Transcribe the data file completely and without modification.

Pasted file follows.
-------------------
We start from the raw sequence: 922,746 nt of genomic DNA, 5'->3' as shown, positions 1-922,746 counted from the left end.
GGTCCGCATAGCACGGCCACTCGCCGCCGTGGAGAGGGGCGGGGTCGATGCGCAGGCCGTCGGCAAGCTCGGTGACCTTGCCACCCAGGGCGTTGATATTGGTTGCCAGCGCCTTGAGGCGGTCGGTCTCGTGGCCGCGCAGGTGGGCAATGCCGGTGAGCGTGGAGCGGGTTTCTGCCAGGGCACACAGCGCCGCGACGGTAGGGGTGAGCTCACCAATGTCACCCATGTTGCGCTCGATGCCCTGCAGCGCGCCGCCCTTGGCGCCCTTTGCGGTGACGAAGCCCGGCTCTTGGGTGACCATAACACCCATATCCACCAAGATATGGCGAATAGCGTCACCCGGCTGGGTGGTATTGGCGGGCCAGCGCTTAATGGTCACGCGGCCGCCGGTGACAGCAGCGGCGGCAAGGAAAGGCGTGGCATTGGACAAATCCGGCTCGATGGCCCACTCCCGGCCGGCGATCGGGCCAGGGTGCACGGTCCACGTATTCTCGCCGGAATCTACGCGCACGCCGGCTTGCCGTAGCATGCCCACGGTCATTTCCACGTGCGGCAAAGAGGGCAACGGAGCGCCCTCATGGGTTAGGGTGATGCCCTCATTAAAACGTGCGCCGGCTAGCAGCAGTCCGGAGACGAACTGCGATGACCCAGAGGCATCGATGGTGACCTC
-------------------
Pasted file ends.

We start from the raw sequence: 922,746 nt of genomic DNA, 5'->3' as shown, positions 1-922,746 counted from the left end.
GGTCCGCATAGCACGGCCACTCGCCGCCGTGGAGAGGGGCGGGGTCGATGCGCAGGCCGTCGGCAAGCTCGGTGACCTTGCCACCCAGGGCGTTGATATTGGTTGCCAGCGCCTTGAGGCGGTCGGTCTCGTGGCCGCGCAGGTGGGCAATGCCGGTGAGCGTGGAGCGGGTTTCTGCCAGGGCACACAGCGCCGCGACGGTAGGGGTGAGCTCACCAATGTCACCCATGTTGCGCTCGATGCCCTGCAGCGCGCCGCCCTTGGCGCCCTTTGCGGTGACGAAGCCCGGCTCTTGGGTGACCATAACACCCATATCCACCAAGATATGGCGAATAGCGTCACCCGGCTGGGTGGTATTGGCGGGCCAGCGCTTAATGGTCACGCGGCCGCCGGTGACAGCAGCGGCGGCAAGGAAAGGCGTGGCATTGGACAAATCCGGCTCGATGGCCCACTCCCGGCCGGCGATCGGGCCAGGGTGCACGGTCCACGTATTCTCGCCGGAATCTACGCGCACGCCGGCTTGCCGTAGCATGCCCACGGTCATTTCCACGTGCGGCAAAGAGGGCAACGGAGCGCCCTCATGGGTTAGGGTGATGCCCTCATTAAAACGTGCGCCGGCTAGCAGCAGTCCGGAGACGAACTGCGATGACCCAGAGGCATCGATGGTGACCTC